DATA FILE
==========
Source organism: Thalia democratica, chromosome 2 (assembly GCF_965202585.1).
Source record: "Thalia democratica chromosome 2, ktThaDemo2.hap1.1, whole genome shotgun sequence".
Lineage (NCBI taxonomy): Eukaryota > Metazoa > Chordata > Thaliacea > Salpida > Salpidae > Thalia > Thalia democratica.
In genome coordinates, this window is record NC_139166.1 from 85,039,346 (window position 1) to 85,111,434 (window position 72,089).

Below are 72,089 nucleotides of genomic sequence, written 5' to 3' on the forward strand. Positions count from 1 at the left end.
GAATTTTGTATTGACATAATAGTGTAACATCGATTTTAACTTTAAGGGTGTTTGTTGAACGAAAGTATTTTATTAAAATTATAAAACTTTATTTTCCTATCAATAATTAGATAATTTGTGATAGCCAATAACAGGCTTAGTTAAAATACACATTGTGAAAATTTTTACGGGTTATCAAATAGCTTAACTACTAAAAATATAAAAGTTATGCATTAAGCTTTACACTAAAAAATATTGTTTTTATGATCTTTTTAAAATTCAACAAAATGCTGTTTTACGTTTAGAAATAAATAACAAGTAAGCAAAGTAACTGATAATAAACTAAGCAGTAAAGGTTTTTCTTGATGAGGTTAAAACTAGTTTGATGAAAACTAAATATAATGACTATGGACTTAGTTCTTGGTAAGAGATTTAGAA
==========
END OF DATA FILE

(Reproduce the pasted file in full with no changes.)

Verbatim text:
Source organism: Thalia democratica, chromosome 2 (assembly GCF_965202585.1).
Source record: "Thalia democratica chromosome 2, ktThaDemo2.hap1.1, whole genome shotgun sequence".
Lineage (NCBI taxonomy): Eukaryota > Metazoa > Chordata > Thaliacea > Salpida > Salpidae > Thalia > Thalia democratica.
In genome coordinates, this window is record NC_139166.1 from 85,039,346 (window position 1) to 85,111,434 (window position 72,089).

Below are 72,089 nucleotides of genomic sequence, written 5' to 3' on the forward strand. Positions count from 1 at the left end.
GAATTTTGTATTGACATAATAGTGTAACATCGATTTTAACTTTAAGGGTGTTTGTTGAACGAAAGTATTTTATTAAAATTATAAAACTTTATTTTCCTATCAATAATTAGATAATTTGTGATAGCCAATAACAGGCTTAGTTAAAATACACATTGTGAAAATTTTTACGGGTTATCAAATAGCTTAACTACTAAAAATATAAAAGTTATGCATTAAGCTTTACACTAAAAAATATTGTTTTTATGATCTTTTTAAAATTCAACAAAATGCTGTTTTACGTTTAGAAATAAATAACAAGTAAGCAAAGTAACTGATAATAAACTAAGCAGTAAAGGTTTTTCTTGATGAGGTTAAAACTAGTTTGATGAAAACTAAATATAATGACTATGGACTTAGTTCTTGGTAAGAGATTTAGAA